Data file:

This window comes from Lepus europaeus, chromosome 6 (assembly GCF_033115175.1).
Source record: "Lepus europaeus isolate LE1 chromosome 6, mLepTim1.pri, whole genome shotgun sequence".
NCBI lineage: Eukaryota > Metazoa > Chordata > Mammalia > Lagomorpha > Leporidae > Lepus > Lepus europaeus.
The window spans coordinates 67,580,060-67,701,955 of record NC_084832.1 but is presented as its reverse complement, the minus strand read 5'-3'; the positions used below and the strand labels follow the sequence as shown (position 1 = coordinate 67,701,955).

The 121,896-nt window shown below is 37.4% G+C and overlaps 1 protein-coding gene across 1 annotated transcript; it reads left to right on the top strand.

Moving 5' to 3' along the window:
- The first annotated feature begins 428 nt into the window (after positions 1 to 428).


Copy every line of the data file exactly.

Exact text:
This window comes from Lepus europaeus, chromosome 6 (assembly GCF_033115175.1).
Source record: "Lepus europaeus isolate LE1 chromosome 6, mLepTim1.pri, whole genome shotgun sequence".
NCBI lineage: Eukaryota > Metazoa > Chordata > Mammalia > Lagomorpha > Leporidae > Lepus > Lepus europaeus.
The window spans coordinates 67,580,060-67,701,955 of record NC_084832.1 but is presented as its reverse complement, the minus strand read 5'-3'; the positions used below and the strand labels follow the sequence as shown (position 1 = coordinate 67,701,955).

The 121,896-nt window shown below is 37.4% G+C and overlaps 1 protein-coding gene across 1 annotated transcript; it reads left to right on the top strand.

Moving 5' to 3' along the window:
- The first annotated feature begins 428 nt into the window (after positions 1 to 428).